Is the death rate for Coronavirus between 3.85% and 3.9%?

The mortality rate (or case fatality rate, CFR) is currently defined as:
cumulative current total deaths / current confirmed cases. See:
3.4% Mortality Rate estimate by the WHO as of March 3

Using the 4 March figures for China the CFR would be 3012/80409= 3.746%.

The case fatality rate (CFR) represents the proportion of cases who eventually die from a disease.

Once an epidemic has ended, it is calculated with the formula: deaths / cases.

However while an epidemic is ongoing, current deaths belong to a total case figure of the past, not to the current case figure in which the outcome (recovery or death) of a proportion (the most recent cases) hasn’t yet been determined.

The correct formula, therefore, would appear to be:

CFR = deaths at day.x / cases at day.x-{T}
(where T = average time period from case confirmation to death).

One issue can be that of determining whether there is enough data to estimate T with any precision, but it is certainly not T = 0 (what is implicitly used when applying the formula current deaths / current cases to determine CFR during an ongoing outbreak).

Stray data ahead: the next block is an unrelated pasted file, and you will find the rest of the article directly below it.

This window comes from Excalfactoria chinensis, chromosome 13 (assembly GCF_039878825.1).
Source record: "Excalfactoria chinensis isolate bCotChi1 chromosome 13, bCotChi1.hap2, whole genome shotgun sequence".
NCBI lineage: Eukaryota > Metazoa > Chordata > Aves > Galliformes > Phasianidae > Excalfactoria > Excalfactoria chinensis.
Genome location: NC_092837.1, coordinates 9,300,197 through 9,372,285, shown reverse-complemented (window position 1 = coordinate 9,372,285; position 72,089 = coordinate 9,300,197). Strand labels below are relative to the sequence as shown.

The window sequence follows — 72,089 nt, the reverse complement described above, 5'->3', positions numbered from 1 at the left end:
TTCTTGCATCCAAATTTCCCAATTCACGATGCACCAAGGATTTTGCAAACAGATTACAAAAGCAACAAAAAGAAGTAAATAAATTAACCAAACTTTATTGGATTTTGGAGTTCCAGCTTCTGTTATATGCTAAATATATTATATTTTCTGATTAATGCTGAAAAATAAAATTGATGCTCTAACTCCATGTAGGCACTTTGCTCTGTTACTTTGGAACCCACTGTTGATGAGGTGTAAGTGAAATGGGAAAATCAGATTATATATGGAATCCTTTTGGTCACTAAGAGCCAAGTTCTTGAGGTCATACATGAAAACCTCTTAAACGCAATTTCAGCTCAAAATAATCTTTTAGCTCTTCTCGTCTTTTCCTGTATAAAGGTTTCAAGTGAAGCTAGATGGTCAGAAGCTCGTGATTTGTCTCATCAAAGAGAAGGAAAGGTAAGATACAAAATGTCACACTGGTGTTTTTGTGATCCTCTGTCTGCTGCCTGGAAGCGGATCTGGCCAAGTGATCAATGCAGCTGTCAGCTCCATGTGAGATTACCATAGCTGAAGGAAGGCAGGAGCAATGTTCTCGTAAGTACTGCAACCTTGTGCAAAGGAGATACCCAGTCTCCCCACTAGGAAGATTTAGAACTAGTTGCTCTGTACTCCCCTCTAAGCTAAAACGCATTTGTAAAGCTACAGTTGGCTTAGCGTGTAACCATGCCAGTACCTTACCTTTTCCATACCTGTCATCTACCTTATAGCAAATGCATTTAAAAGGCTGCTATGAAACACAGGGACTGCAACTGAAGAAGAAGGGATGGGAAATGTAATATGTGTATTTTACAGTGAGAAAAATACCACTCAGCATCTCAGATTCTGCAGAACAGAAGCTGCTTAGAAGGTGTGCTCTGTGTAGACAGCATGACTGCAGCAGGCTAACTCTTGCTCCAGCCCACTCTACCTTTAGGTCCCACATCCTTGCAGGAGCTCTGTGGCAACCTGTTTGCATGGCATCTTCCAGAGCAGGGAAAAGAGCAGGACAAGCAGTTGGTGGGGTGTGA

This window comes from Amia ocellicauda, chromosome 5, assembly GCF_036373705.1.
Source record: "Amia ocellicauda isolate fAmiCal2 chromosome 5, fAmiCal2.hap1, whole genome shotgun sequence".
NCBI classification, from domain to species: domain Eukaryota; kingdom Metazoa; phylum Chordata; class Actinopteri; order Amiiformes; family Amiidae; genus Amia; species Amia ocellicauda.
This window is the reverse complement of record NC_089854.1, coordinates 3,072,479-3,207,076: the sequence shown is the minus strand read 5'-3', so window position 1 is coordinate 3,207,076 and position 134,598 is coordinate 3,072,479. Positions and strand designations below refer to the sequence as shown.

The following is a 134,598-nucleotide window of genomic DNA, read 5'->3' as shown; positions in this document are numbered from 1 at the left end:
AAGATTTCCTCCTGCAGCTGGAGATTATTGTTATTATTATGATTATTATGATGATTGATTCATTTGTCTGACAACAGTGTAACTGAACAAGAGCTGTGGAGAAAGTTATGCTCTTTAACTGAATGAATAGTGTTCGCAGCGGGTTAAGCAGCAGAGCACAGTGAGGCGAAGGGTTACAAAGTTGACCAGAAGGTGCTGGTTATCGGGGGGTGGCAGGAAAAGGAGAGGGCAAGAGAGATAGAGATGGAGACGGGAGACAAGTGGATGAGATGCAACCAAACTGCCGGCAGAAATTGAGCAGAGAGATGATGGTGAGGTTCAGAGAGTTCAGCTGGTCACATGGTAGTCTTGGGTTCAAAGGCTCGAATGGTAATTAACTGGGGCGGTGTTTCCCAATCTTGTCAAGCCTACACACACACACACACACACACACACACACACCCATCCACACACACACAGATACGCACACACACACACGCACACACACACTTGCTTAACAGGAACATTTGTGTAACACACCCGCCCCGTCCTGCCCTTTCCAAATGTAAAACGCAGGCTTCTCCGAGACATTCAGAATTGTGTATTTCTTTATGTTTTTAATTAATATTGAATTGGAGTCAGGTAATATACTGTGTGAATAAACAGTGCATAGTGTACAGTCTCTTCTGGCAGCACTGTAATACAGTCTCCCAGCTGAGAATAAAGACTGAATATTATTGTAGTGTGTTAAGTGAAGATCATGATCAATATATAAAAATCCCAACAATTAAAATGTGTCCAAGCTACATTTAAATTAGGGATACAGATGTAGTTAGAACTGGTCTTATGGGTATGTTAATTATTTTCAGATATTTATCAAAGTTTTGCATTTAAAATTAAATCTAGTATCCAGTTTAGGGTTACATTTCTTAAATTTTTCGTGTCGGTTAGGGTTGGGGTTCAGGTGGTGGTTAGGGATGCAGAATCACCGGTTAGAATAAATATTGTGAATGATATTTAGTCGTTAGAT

A conservative estimate is T = 7 days as the average period from case confirmation to death. See:

We have seen for T=0, using the 4 March figures for China the CFR would be 3012/80409 = 3.746%.

Using T=7, the CFR for China on 4 March becomes 3012/78824 = 3.837%.

This is about 3.84%.

Let’s look at how likely the CFR in China will actually be between 3.85 and 3.9%
(once there are no new cases).

We modify the colours in a table I created for a previous post to answer this question:
(Green shows CFRs within this range)


It looks like the death rate is likely to be be closer to 4%.

For background information, please see my previous posts:

The next week or so may be sufficient to determine the CFR more precisely.

We note that there are still almost 6000 (5952) critical/serious cases in China, down from  6418 and just over 6800 in the previous two days. Scroll down to see the table at:

These may or may not affect the CFR dramatically. They have not done this to date.

Let’s hope the mortality rate (CFR) will not end up 4% or more.

Alan Grace
6 March 2020

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